Watercolor paints are some of the most accessible art materials out there. Any dollar store or grocery store carries them. Clean up is minimal. Two wins, right? What if I told you I have nine watercolor techniques for your kiddos to try that will bring new life to that tray of dried up watercolor paints?
Check out these nine creative ways of using watercolor paint. Allow your people to experiment and find even more new ways of using paint and paintbrush, or maybe even no paintbrushes at all!
When you think about visiting you local art museum with kids what images does that conjure up for you? Maybe a sweaty anxious mom worried that my kids are too loud, my kids don’t know proper etiquette, my kids might topple a priceless work of art. It’s a panicky world I live in, I know.
What if I told you planning some fun ahead of time along with a set of realistic expectations could make that gallery trip a success? You’re in, right?
If you read Kitchen Table Classroom often you know I adore turning trash into treasure. I love the idea of showing kids that anything can be art and I love not spending money to make stuff. Free art experiences are hard to beat. Using empty toilet paper and paper towel cardboard tubes to create a recycled sculpture is a fun and easy way to learn about building up.
Start saving those rolls, ’cause you’re gonna need a bunch! The good news is they are free, everyone has them, and they’re super easy to cut and manipulate.
Remember making an old fashioned leaf rubbing? We all did them when we were kids, right? Turning the crayon on it’s side, rubbing it over paper with a leaf under it, and watching the details of the leaf “magically” appear was a staple of fall arts and crafts time.
This simple leaf rubbing project is a new twist on an old favorite. Short materials list and an easy process make this an ideal project for any age or skill level.
Merriam Webster defines synonyms for creativity as cleverness, imaginativeness, giftedness, inventiveness, and originality, to name a few. Yes, that. That’s who I wanna be. The antonyms of creativity are dryness and dullness. Boo. Who would choose that? Use these free creativity quotes to remind you and your people not to take life too seriously, take risks, and think outside the box!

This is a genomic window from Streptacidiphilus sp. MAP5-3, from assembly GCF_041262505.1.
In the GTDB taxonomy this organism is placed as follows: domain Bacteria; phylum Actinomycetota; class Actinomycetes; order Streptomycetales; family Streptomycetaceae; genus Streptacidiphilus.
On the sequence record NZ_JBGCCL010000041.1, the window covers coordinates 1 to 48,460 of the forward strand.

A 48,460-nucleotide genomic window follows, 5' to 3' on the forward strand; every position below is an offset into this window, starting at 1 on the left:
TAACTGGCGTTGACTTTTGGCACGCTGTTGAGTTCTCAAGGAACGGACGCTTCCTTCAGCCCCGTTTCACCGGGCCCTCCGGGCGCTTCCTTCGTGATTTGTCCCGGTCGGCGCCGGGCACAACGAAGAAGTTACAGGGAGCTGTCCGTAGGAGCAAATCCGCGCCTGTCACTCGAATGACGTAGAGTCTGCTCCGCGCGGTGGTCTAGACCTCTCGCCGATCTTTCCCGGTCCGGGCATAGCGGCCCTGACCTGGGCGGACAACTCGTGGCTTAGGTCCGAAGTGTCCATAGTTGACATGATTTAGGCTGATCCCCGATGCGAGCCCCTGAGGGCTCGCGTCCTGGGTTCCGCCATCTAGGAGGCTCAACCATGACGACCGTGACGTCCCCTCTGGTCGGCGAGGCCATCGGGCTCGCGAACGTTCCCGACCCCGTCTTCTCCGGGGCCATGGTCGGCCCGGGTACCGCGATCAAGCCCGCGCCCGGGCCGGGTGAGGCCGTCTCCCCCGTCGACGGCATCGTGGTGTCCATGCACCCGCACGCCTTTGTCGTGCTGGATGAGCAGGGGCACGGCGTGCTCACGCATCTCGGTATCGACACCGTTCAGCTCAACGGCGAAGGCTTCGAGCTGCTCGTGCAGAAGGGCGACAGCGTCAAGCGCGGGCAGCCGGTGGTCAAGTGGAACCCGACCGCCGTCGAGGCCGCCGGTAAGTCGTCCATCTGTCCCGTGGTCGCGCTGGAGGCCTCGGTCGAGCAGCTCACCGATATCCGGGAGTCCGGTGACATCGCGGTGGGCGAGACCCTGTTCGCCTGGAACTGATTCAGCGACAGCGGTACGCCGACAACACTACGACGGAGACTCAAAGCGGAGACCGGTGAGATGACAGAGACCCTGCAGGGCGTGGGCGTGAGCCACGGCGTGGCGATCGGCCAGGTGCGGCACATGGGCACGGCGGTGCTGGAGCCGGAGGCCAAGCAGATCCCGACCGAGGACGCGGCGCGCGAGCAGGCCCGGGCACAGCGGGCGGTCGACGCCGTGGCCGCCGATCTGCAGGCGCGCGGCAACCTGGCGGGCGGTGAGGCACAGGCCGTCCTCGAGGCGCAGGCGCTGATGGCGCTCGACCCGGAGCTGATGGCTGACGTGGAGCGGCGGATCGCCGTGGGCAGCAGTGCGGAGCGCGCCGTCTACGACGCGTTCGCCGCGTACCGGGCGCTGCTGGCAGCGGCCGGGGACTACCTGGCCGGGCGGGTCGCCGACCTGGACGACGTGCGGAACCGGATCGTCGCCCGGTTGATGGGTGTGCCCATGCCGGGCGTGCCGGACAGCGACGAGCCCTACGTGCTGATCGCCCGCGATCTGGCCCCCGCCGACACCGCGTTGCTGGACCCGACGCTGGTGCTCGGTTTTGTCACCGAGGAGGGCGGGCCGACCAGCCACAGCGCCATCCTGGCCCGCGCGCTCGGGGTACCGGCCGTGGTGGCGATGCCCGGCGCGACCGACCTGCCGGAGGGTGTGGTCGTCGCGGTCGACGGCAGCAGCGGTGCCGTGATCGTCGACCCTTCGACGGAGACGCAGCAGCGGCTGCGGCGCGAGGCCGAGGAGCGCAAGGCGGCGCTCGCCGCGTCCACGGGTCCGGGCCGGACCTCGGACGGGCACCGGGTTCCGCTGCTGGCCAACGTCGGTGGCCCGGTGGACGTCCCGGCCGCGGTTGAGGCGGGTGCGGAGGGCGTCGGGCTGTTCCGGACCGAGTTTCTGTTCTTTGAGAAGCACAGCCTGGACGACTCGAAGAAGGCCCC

What I love about those definitions is nowhere is creativity defined as exclusive to the arts. Creative thinking isn’t just for “artists.” It’s a mindset that changes the way we see the world and view everyday problems.
These prints are full of texture and color are brought to you by the starring players crayon and sand paper. Crayon and sandpaper you say? That’s a weird combination. It may be but they team up to make an awesome monoprint.
A monoprint means you can make just one print from each printing plate. In this case your printing plate will be sandpaper that you have colored heavily with regular old crayons. This project can be as detailed as you want it to be. Non objective swatches of color or a graphic design; they both work here.
Wanna talk art history with your kids? Then ballerinas and race horses are a good place to start, right? Edgar Degas has lots to offer in terms of work that is kid friendly and sure to spur a conversation.
Everything you need is right here for an entire lesson Degas lesson. Read some books, look at his art work, write, and talk. Maybe your kiddo will even be inspired to make some work of their own.
“Ta ta, I’m off to make some collographs.” So fancy, right? While collograph may sound like a fancy art term the process itself is as simple (and gratifying) as can be.
A collograph is simply a print made from a collage of materials. So you’re looking to make a somewhat flat collage that can be rolled with ink or paint and then printed onto paper. In this case we used cardboard and focused on creating simple patterns. Follow along!